pad       (string, width, #key fill = ' ')
pad-left  (string, width, #key fill = ' ')
pad-right (string, width, #key fill = ' ')

find-substring     (string, pattern-string, #key start, end, ignore-case?) => (index-or-#f)
count-substrings   (string, pattern-string, #key start, end, ignore-case?) => (count)
replace-substrings (string, pattern-string, new, #key start, end, count, ignore-case?) => (new-string)

split-lines (string, #key remove-if-empty?) => (strings)

// For reference, the following functions are available via dylan
// or common-dylan and, although for general sequences, are
// often useful for strings as well...

concatenate (sequence, #rest more-sequences) => (new-sequence)
join (parts, separator, #key start, end, key, conjunction) => (string)
replace-elements! (big, predicate, new-value-fn, #key count) => (big)
replace-subsequence! (big, small, #key start, end) => (big)
split (string, separator, #key start, end, max, remove-if-empty) => (strings)

Some observations about this API:

  • Because this API provides start and end keywords where appropriate, it is possible to do string operations within larger strings without allocating.
  • Some functions, such as starts-with? and ends-with?, are provided just for readability, despite being trivial to implement in terms of other functions.

The remainder of this proposal will repeat the above API with discussion interspersed.

Discussion

All comparisons default to being case-sensitive unless the function name ends with “-ic” or “-ic?” (meaning ignore case).

In all cases, start (or start1 or start2) parameters default to 0.

In all cases, end (or end1 or end2) parameters default to the size of the corresponding string.

control?      (char-or-string, #key start, end) => (boolean)
printable?    (char-or-string, #key start, end) => (boolean)
graphic?      (char-or-string, #key start, end) => (boolean)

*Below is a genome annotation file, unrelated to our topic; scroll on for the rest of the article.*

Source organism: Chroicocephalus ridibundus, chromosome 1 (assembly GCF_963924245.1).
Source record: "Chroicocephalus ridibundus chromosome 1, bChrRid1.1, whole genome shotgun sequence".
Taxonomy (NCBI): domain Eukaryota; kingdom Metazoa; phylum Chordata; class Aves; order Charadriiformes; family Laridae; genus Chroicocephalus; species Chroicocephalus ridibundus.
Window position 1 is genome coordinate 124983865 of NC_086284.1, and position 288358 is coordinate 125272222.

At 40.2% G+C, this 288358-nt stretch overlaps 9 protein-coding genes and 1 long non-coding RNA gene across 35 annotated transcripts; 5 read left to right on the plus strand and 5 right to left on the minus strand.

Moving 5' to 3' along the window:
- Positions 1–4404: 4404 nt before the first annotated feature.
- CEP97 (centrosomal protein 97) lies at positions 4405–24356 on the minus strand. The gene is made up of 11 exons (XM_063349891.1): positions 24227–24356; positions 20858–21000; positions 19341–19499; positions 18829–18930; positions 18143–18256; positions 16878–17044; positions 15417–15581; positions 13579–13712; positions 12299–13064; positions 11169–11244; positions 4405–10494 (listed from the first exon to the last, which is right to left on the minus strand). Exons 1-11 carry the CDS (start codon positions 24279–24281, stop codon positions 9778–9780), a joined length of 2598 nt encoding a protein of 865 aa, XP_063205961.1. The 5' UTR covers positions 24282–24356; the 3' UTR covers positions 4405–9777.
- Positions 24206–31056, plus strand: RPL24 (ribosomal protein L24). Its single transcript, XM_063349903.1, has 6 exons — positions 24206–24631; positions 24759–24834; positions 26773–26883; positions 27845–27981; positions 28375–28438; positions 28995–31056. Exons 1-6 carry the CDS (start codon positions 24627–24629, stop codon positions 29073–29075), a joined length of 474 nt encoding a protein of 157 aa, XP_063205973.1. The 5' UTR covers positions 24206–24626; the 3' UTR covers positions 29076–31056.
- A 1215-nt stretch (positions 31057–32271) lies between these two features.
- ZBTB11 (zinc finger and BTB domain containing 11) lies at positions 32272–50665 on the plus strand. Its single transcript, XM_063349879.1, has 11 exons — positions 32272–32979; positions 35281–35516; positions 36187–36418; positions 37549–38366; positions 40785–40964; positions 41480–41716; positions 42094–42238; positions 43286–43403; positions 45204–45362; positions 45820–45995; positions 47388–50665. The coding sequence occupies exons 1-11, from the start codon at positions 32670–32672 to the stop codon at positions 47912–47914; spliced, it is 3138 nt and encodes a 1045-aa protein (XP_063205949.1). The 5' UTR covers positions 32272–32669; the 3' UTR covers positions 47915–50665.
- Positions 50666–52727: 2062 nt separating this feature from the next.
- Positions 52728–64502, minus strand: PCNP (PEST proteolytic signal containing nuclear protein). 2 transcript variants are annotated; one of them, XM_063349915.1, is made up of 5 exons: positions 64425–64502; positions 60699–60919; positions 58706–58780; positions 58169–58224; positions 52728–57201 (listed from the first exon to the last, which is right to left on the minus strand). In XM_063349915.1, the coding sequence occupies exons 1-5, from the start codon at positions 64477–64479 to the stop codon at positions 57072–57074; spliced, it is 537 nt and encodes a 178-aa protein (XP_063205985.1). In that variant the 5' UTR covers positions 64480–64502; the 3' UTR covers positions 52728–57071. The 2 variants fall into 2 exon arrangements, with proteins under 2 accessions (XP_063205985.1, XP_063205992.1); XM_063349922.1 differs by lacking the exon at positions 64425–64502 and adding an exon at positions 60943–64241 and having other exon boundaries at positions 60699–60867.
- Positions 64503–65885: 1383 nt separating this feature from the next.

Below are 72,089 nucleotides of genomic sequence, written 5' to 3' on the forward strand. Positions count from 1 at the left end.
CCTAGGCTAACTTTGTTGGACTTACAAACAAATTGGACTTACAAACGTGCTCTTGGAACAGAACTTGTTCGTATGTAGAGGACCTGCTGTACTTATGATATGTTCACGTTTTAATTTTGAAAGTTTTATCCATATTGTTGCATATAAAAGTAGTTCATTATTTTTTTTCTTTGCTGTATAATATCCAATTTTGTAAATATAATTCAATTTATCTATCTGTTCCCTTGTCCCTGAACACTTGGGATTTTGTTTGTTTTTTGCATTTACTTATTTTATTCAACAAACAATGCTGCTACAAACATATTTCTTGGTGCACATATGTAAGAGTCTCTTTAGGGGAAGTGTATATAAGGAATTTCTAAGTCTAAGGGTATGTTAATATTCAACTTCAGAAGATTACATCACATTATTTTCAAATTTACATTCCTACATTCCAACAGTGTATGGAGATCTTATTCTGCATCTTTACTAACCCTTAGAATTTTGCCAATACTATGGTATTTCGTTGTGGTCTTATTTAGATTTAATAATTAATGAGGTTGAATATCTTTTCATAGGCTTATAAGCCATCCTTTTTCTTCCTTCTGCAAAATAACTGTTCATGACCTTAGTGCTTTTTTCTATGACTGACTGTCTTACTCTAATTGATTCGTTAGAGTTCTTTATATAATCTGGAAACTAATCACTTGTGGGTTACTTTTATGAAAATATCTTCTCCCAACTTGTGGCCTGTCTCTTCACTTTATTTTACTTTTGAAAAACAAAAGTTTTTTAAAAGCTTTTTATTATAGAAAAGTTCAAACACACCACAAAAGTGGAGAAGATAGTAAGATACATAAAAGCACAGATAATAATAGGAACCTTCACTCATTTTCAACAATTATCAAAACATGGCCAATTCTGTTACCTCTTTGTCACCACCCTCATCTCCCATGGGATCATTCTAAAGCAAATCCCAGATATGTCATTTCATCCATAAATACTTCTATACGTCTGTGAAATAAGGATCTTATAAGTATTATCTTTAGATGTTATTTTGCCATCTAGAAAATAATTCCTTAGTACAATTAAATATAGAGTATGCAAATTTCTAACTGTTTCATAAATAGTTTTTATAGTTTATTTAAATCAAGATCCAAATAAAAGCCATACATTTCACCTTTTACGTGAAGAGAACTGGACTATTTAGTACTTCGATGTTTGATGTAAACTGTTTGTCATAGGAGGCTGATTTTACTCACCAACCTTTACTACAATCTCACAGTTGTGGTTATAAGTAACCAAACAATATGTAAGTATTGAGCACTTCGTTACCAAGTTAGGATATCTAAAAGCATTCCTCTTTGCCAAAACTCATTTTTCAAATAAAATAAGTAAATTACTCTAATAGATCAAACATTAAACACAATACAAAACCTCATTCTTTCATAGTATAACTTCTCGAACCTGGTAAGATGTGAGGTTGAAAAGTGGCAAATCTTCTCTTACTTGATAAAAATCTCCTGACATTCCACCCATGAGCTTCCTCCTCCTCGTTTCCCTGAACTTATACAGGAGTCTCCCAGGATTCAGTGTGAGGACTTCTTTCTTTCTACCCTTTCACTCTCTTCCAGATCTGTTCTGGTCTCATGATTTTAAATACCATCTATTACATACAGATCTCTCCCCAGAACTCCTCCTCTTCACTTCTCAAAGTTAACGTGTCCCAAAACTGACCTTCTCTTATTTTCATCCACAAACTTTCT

alphabetic?   (char-or-string, #key start, end) => (boolean)
alphanumeric? (char-or-string, #key start, end) => (boolean)

lowercase?  (char-or-string, #key start, end) => (boolean)
uppercase?  (char-or-string, #key start, end) => (boolean)
whitespace? (char-or-string, #key start, end) => (boolean)

decimal-digit?      (char-or-string, #key start, end) => (boolean)
octal-digit?        (char-or-string, #key start, end) => (boolean)
hexadecimal-digit?  (char-or-string, #key start, end) => (boolean)

The methods on <character> do not have start and end parameters for obvious reasons.

The methods on <string> return true if they would return true for each character in the string. The <string> methods could be implemented as follows:

every?(f, copy-sequence(s, start: start, end: _end))

Making these functions work on strings makes the resulting code more concise than using every? and copy-sequence together, and also more efficient, since no allocation is necessary. The alternative is to write your own comparison function (which is the solution we have now, resulting in multiple implementations) or write a for loop inline.

Note that lowercase? and uppercase? return true for non-alphabetic characters, so (for example) to determine whether a string contains all uppercase alphabetic characters you would use:

alphabetic?(string) & uppercase?(string)
char-compare      (char1, char2) => (one-of(-1, 0, 1))
char-compare-ic   (char1, char2) => (one-of(-1, 0, 1))
char-equal-ic?    (char1, char2) => (boolean)

string-compare  (string1, string2, #key start1, end1, start2, end2, test) => (one-of(-1, 0, 1))
string-equal?   (string1, string2, #key start1, end1, start2, end2) => (boolean)
string-less?    (string1, string2, #key start1, end1, start2, end2) => (boolean)
string-greater? (string1, string2, #key start1, end1, start2, end2) => (boolean)
string-equal-ic?   (string1, string2, #key start1, end1, start2, end2) => (boolean)
string-less-ic?    (string1, string2, #key start1, end1, start2, end2) => (boolean)
string-greater-ic? (string1, string2, #key start1, end1, start2, end2) => (boolean)

String and character comparisons, both case-sensitive and ignoring case (*-ic?). These default to comparing the entire string but allow comparing substrings via keyword arguments.

string-compare returns -1 if string1 is less than string2, 0 if the strings are equal, and 1 if string1 is greater than string2.